Does your 9 to 5 job pay fluctuate? If you don’t have a predictable income, you might need more money some months and a little less others. If this sounds like you, you might choose to take up side gigs. These could be gigs that you create on Fiverr or the occasional freelance project on Upwork. You might design some wedding invitations for a client one week and help someone build their social media following the next. The type of projects you work on could vary drastically. But if you love variety and switching things up, this side hustle could be perfect for you.

On a more casual level, there are a variety of service businesses that make great side businesses. Sites like Craigslist can be a great way to put your skills to use and piece together revenue. Do you know what interviewers look for? Consider offering resume building help. Know multiple languages? Put your skills to good use and offer tutoring or language conversation lessons. Do you love animals? Advertise yourself as a dog walker for your neighborhood.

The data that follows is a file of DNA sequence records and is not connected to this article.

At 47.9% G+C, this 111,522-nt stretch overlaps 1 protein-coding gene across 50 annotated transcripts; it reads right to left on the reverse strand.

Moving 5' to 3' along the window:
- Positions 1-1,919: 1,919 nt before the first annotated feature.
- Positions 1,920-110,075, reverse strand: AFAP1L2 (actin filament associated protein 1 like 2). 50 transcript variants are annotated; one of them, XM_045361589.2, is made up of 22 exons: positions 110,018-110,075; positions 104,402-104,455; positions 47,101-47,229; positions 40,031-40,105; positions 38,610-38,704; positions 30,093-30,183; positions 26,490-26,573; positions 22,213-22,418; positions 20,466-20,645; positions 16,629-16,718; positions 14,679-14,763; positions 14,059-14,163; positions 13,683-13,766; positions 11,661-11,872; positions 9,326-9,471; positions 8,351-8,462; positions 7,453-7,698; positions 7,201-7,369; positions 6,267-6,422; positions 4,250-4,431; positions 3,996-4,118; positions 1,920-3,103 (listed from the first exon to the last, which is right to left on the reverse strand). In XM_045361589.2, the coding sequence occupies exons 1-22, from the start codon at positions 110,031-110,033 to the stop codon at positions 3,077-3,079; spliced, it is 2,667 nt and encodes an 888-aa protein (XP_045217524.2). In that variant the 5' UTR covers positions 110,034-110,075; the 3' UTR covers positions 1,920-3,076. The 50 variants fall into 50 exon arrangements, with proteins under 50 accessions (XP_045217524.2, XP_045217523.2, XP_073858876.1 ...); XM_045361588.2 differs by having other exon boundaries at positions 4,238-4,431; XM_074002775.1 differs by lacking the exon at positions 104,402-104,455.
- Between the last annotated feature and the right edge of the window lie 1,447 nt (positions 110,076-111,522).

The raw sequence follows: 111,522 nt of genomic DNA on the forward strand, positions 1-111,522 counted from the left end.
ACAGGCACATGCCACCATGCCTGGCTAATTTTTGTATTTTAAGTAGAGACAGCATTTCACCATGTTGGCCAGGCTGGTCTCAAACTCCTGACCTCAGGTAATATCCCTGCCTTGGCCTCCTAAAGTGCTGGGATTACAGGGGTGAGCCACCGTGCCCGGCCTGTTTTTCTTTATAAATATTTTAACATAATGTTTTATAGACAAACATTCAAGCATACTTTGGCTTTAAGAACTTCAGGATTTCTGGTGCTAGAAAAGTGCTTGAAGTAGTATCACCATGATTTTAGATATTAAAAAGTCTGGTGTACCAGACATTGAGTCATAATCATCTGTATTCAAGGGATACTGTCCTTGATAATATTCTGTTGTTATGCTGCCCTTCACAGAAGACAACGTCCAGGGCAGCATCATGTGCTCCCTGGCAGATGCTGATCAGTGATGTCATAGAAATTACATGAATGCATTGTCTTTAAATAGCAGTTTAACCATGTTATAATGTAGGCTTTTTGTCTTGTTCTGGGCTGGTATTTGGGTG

This article is excerpted from U.S. News money senior editor Kimberly Palmer’s book, “The Economy of You: Discover Your Inner Entrepreneur and Recession-Proof Your Life,” which was released this month. Copyright © 2014 Kimberly Palmer. Published by AMACOM Books, a division of American Management Association, New York, NY. Used with permission. All rights reserved
I was a flower girl when I lived in Hawaii, I would work evenings after my 10 hour shift at a resort as a manicurist. The Flower business owner would cut and prepare gardenias, orchids. carnations in a water vial. I also carried Hawaiian Leis . I would drive to restaurants and clubs that she had prearranged permission with the business owners, I would walk around without being salesy carrying my pretty basket of flowers and smile at everyone. The flowers would sell out in a couple of hours and I would go home with an extra 300 to 500 a night. if I lived in a big city now I would do this on my own. it was the easiest money I ever made. some nights I’d sell out in an hour!